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story.lead_photo.caption Journalist Ronan Farrow, whose recent book helped topple a Hollywood mogul, has released a companion show, The Catch and Kill Podcast.

Pulitzer Prize-winning provocateur Ronan Farrow today releases more of his highly anticipated companion podcast to his best-selling bombshell book.

The Catch and Kill Podcast promises new conversations with characters from Farrow’s book, Catch and Kill: Lies, Spies and a Conspiracy to Protect Predators, which helped to bring down Hollywood mogul Harvey Weinstein.

From the episode notes: “For the past two years, Pulitzer Prize-winning journalist Ronan Farrow has been following a trail of clues from his investigation of Harvey Weinstein to other blockbuster stories about the systems that protect powerful men accused of terrible crimes in Hollywood, Washington and beyond. But he didn’t bring that information to light on his own. A compelling cast of sources — from brave whistleblowers to shadowy undercover operatives — decided the fate of these investigations, sometimes risking everything in the process. The Catch and Kill Podcast brings you their stories, in their own words, for the first time.”

The first episode, “The Spy,” was already available last week. It is centered on Igor Ostrovskiy, a private investigator in New York who was hired in 2017 by a secret client to spy on Farrow. “Igor would eventually learn that the secret client was Black Cube, an Israel-based agency with roots in the Mossad, and they were working on behalf of Harvey Weinstein,” according to the episode notes.

Weinstein, Farrow says, hired Ostrovskiy to “catch and kill” anything the young reporter uncovered. Journalists, Farrow learns, are often followed and placed under surveillance as he was, even though they don’t all get lucky enough to be followed by Ostrovskiy. “The Spy,” it turns out, had a conscience and felt that it was wrong to target the journalist, so he contacted Farrow.

“This is bigger than what was happening to me. This is bigger than Harvey Weinstein. This is something that has huge global implications,” Farrow says.

“Citizen Lab’s [an interdisciplinary laboratory based at the Munk School of Global Affairs at the University of Toronto, Canada] most recent investigation was into an Israeli cyber firm called NSO Group. NSO’s flagship product is something called Pegasus, which is a suite of technology that enables its user to reach out and hack a telephone without any interaction from the phone’s owner and turn that phone into basically a spy in your pocket. It can listen to what’s happening in the room around you, obviously it can snoop on your calls, siphon off your messages and your personal photographs,” Farrow says.

Farrow says it has been alleged that NSO software was used to target and kill Washington Post journalist Jamal Ahmad Khashoggi in Saudi Arabia. The phone of a friend of the journalist’s may have been compromised by the software, exposing Khashoggi’s personal details to his killers.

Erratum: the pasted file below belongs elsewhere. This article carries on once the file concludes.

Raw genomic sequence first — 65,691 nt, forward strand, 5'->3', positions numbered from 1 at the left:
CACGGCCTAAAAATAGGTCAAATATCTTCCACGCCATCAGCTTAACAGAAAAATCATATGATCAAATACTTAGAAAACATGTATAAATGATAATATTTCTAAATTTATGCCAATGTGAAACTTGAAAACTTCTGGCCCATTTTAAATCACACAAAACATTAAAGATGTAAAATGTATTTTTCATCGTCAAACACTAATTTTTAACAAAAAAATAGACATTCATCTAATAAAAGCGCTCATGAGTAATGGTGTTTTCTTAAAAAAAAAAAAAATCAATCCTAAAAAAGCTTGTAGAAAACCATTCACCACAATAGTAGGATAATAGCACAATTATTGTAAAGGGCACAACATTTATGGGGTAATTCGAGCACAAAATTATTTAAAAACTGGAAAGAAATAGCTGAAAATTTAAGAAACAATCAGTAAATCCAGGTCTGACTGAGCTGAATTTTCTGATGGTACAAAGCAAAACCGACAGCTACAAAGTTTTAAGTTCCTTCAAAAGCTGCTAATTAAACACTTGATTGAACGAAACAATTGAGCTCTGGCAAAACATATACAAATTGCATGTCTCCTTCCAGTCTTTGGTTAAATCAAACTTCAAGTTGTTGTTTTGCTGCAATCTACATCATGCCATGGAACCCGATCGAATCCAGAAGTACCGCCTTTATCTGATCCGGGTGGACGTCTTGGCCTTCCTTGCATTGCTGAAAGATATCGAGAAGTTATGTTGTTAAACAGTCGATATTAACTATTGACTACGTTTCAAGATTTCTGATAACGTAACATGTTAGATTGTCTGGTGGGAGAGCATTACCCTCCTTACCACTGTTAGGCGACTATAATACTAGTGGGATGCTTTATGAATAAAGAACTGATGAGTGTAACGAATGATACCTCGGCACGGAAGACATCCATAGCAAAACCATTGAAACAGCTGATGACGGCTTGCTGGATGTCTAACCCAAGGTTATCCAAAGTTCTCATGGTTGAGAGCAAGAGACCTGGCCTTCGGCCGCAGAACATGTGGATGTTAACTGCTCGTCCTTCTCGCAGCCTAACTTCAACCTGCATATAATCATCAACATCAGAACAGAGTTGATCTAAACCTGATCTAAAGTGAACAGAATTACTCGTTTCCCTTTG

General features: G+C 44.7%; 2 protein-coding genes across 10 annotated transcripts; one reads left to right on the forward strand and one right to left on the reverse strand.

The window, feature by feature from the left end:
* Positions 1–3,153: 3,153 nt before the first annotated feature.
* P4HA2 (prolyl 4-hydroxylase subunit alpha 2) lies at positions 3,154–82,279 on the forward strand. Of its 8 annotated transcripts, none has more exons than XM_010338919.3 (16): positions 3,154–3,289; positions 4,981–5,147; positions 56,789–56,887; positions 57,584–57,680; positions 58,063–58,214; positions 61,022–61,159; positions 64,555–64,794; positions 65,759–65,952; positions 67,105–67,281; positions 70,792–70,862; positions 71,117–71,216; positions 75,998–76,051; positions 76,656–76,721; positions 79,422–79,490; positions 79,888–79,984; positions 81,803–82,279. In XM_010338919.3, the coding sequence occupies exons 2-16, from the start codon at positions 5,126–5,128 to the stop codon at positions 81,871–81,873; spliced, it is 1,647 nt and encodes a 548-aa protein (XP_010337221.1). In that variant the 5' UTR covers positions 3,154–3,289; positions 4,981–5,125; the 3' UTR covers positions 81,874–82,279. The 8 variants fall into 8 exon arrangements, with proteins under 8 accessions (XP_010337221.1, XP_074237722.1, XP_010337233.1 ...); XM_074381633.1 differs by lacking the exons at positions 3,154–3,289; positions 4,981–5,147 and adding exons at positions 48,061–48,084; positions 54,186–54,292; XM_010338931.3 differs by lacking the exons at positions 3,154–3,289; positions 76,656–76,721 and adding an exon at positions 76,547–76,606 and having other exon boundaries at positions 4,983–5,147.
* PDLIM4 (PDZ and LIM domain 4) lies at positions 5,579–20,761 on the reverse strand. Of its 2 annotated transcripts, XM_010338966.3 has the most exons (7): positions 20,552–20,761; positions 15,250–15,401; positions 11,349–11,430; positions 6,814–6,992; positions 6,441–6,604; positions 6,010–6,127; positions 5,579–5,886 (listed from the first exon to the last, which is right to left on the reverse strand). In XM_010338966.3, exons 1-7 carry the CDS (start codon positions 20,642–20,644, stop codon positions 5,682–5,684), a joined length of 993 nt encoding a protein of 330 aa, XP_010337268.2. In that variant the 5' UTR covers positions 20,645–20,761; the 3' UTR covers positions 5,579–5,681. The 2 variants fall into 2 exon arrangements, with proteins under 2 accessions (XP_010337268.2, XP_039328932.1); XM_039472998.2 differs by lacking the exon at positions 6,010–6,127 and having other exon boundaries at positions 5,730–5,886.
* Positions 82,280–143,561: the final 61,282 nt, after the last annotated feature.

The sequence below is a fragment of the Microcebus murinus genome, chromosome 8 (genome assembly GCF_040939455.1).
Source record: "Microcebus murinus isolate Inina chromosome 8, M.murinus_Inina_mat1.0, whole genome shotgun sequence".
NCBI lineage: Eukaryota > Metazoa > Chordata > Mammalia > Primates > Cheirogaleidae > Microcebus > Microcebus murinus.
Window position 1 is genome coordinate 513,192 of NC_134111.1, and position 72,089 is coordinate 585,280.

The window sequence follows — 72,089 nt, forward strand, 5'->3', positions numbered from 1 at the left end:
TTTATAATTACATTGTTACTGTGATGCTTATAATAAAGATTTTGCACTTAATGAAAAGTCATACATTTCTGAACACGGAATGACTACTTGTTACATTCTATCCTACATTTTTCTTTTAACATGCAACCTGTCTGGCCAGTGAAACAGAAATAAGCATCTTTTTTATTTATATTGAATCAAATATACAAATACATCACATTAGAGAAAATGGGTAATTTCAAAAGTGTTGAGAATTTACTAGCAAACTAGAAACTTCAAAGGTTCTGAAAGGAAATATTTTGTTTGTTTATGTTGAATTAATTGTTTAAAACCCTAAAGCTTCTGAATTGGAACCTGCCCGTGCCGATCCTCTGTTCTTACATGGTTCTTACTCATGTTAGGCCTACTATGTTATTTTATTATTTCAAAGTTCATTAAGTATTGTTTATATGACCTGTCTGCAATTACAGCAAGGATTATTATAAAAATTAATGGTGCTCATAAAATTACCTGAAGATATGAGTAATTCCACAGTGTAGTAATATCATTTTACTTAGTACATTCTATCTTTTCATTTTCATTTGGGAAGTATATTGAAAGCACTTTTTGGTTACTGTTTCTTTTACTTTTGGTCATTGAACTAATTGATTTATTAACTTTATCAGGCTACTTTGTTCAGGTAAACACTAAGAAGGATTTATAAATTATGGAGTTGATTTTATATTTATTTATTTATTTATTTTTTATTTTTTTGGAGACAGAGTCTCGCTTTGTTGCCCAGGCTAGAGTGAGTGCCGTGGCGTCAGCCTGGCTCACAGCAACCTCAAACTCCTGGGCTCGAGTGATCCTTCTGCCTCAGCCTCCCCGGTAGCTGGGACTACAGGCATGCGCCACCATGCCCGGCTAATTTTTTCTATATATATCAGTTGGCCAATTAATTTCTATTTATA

This is going to be good. Keep those episodes coming, Mr. Farrow.


The New York Times’ perpetually No. 1 podcast, The Daily, last week began its series on 2020 presidential candidates. Pete Buttigieg, the 37-year-old Democratic mayor of South Bend, Ind., was the first to sit down in the studio with host Michael Barbaro.

Naturally, they spent a lot time talking about the mayor being gay, and Barbaro wanted to know what Buttigieg would say to his younger, still-closeted self.

“Back then I would have thought this other fact, if I dared to unpack it, this fact about my life, this way in which I was different, was the thing that could multiply all the other stuff by zero in terms of the impact I was going to have in the world. That I might very well choose that path but that the price would be that I wouldn’t get to make a difference in public life.

“And if you want proof of God having a sense of humor, one of the things I’m seeing now, especially in the interactions I have on the campaign trail, the fact that this campaign is historic in a lot of ways, is that that same fact that I thought would mean never getting to this point might actually be one of the things that makes it matter the most. It’s a strange thing to think about. That the one thing that I couldn’t control, the one thing that might’ve meant that it would be better not to have any aspirations related to politics at all, could be the very thing that anchors the moral and emotional purpose of this entire campaign,” Buttigieg said.


A friend’s text prompted me to listen to my first podcast. She had just listened to Serial, the groundbreaking true-crime podcast from NPR whose first season in 2014 introduced the world to Baltimore high school student Adnan Syed, who had been charged in the killing of his ex-girlfriend, Hae Min Lee. The text was in 2017, and I remember bingeing the podcast while sitting by a fire pit on a Friday night. Never mind that I was three years behind everyone else.